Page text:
“I am sure you have heard the old adage, ‘Never judge a book by its cover.’ Seemingly, it’s human nature that we do. We judge people by the way they look.
Look, I get it. Before I got sick, I would have passed judgment, too, if I saw someone who looked like me parked in a handicap parking spot. Not because I am rude, but because I didn’t understand what a hidden disability was. I always thought a ‘disabled’ person had visible signs of disability or was in a wheelchair. Now I have had the unfortunate opportunity to learn this firsthand, I hope to shed some light based on my hidden disability.
You wouldn’t know by looking at me I have a terminal illness. I am a self-proclaimed ‘walking medical dictionary’ because of my list of incurable diagnosis hidden from the outside world. Hey, don’t get me wrong, I am thankful I usually don’t look like I feel! However, when you see me in a handicapped parking spot (I only use my placard if I absolutely have to), you might roll your eyes or glare at me as others have. You may even be like those who have said something rude or left a nasty note on my windshield. Unless I am wearing my cervical collar or using my cane, I may not have any outward signs that tell you I am disabled. As much as I try not to let it get to me, the judgment from others sucks and can be very hurtful.
You can’t see I have a serious genetic connective tissue disorder called Ehlers- Danlos syndrome (EDS) that causes faulty, weak collagen, unstable joints, and leaves me in chronic debilitating pain. In addition to this, EDS (along with my autoimmune disease) contributes to a series of comorbidities I have. This has caused everything from multiple organ failure, stomach paralysis, and intestinal failure (my large intestine is now removed) as well as Postural Orthostatic Tachycardia, Dysautonomia/Autonomic neuropathy, celiac artery compression syndrome, a very severe reactive insulin resistance, and a rapidly degenerating spine.
I have had several cervical spine fusions and now sport titanium rods and screws that go from the base of my head to my mid-back (as shown in this sexy Wolverine X-ray). This is causing Occipital and Trigeminal neuralgia. But wait! There’s more! The weight of this fusion on my already unstable, weak spine will cause the need for more surgeries in my future, adding to my now 15 major surgeries I have already had.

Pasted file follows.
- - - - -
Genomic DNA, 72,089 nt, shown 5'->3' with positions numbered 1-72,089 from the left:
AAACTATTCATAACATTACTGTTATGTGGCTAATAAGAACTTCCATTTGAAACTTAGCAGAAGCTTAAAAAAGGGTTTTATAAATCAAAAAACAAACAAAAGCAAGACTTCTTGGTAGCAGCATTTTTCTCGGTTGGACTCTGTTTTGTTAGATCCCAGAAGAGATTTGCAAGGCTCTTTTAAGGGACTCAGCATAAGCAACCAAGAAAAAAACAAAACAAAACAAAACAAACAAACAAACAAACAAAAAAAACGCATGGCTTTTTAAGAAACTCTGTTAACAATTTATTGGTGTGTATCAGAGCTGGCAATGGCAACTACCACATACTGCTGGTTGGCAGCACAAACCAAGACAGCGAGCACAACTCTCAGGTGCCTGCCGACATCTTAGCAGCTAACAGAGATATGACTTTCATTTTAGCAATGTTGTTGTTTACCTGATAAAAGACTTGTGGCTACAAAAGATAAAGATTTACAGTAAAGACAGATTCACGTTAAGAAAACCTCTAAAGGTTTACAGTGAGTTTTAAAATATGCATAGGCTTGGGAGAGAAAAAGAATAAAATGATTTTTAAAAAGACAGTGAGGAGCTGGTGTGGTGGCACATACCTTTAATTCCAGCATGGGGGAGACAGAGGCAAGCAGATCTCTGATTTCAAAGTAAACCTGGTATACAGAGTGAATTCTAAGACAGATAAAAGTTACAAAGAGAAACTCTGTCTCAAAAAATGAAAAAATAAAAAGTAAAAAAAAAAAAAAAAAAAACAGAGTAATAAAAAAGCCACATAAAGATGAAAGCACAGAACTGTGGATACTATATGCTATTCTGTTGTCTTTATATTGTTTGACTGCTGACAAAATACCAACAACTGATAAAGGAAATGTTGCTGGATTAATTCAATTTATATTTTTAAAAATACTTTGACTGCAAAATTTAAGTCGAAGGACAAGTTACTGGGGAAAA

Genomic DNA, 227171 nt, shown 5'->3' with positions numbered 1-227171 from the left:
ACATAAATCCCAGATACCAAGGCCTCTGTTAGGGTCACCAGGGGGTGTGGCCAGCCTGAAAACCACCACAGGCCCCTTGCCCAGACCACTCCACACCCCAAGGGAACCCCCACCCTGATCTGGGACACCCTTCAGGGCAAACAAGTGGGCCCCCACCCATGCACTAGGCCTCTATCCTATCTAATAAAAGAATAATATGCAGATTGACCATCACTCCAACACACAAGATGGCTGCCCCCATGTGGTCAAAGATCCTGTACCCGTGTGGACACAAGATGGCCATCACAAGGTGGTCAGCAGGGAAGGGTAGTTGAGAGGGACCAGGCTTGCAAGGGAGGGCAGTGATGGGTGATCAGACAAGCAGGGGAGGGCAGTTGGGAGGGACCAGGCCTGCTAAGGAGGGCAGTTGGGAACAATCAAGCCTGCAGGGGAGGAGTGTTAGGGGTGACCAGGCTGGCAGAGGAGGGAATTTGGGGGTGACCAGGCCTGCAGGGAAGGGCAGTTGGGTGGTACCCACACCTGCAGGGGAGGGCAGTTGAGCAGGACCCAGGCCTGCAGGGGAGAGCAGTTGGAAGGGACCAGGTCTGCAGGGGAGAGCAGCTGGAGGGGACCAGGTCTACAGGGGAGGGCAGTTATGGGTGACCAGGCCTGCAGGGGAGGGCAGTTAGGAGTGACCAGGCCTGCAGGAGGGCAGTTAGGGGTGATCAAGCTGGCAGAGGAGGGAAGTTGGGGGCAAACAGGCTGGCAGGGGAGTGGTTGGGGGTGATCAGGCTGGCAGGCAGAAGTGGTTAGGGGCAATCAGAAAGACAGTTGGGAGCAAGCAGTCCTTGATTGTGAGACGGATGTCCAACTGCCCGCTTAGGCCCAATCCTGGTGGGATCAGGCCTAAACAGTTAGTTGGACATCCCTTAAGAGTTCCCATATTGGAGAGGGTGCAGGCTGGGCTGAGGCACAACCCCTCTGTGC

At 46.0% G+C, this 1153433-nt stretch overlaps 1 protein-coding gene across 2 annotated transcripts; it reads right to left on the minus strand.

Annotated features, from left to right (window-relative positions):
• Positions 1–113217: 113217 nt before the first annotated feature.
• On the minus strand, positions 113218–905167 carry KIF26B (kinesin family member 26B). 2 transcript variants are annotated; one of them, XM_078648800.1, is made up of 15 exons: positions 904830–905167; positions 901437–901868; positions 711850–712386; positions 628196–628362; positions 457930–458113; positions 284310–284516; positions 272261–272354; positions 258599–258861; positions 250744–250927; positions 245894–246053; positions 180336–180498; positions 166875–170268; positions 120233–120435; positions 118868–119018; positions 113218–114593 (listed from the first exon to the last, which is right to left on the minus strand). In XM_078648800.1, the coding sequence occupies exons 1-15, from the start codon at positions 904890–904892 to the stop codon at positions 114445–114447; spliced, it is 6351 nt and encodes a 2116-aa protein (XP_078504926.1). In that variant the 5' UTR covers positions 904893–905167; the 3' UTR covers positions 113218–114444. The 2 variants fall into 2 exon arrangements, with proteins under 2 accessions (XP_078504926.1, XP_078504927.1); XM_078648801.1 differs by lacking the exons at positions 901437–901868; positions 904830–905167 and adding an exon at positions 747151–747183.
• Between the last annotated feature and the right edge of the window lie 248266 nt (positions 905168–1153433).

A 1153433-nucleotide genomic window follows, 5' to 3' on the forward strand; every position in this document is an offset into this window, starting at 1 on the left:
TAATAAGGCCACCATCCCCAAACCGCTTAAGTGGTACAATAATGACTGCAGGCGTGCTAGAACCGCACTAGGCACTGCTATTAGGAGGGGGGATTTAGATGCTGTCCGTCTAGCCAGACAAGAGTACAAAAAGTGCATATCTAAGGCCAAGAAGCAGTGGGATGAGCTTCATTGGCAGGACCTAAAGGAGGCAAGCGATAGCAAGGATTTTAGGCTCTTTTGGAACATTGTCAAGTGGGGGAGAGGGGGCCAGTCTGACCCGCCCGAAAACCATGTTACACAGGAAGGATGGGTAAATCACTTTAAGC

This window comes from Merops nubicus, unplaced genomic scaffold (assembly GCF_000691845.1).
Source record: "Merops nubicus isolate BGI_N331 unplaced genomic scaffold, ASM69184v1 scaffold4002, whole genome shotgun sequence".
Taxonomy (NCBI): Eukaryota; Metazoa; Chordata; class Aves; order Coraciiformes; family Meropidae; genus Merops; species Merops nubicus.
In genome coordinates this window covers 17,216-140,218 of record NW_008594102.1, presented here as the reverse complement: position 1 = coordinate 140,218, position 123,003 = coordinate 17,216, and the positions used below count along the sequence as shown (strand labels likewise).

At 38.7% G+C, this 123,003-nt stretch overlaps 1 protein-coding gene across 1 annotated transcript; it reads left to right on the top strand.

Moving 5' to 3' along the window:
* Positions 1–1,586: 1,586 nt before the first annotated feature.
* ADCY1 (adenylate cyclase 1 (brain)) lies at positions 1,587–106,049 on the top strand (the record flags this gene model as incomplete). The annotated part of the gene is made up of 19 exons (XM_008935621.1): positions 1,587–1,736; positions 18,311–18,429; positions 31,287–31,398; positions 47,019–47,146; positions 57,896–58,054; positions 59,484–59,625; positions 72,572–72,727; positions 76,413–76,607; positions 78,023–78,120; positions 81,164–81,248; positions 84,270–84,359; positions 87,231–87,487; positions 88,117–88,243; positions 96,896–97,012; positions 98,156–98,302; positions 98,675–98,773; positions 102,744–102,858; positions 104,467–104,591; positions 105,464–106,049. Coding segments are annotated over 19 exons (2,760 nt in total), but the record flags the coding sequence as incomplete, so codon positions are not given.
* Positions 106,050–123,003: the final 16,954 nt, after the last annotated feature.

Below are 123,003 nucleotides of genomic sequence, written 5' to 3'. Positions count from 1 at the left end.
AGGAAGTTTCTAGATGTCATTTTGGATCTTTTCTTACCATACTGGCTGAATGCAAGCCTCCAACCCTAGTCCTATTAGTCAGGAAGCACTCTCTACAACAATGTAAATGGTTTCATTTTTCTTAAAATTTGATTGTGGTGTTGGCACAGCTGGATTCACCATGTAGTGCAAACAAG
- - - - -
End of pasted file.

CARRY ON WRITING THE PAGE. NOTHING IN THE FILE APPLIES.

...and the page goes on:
You also can’t see the rare life-threatening heart condition I have called Brugada Syndrome. It’s another genetic disorder that causes abnormal electrical activity in my heart. This increases the risk of abnormal heart rhythms and sudden cardiac death.
Just to round things out, I have Lupus that takes a back seat to a rare autoimmune disease called Behcet’s Disease. This is a form of vasculitis that causes inflammation of blood vessels. Since we are made up of blood vessels, this affects my entire body. My cardiologist believes this is what is causing fluid buildup and inflammation around my heart. The result is crushing chest pain and I often have trouble breathing. See? Walking medical dictionary, right?
Unfortunately, there are no cures or treatment options for me because the treatment for one affects the others. My husband explains gently to those who ask about my health, ‘Sadly, she doesn’t get better from this. She ultimately dies from it.’
Generally, I have accepted my fate. Occasionally, I still struggle because I am only in my 40’s and feel like I am 90. Losing my health has given a new perspective and appreciation for the time spent with loved ones and the memories we create. I can’t change my health, but I do hope to contribute to hidden disability awareness.
My husband thinks my reaction to their judgment should be a 5 to 10-minute lecture complete with handouts explaining all of my medical conditions, surgeries, and the likelihood of my outcome so they can feel as bad as they made me feel from their judgment. However, until I get the courage and energy, here is a public service announcement that not all disabilities are visible.”
This story was submitted to Love What Matters by Laurie Christopher. Follow her journey on Instagram here. Visit her website here. Do you have a similar experience? We’d like to hear your important journey. Submit your own story here. Be sure to subscribe to our free email newsletter for our best stories, and YouTube for our best videos.
Read more stories from Laurie here:
‘My husband looked at me with tears in his eyes. ‘You have no idea what it’s like watching you slowly die and there’s nothing I can do about it.’ To the outside world, no one knew what was happening to us.’
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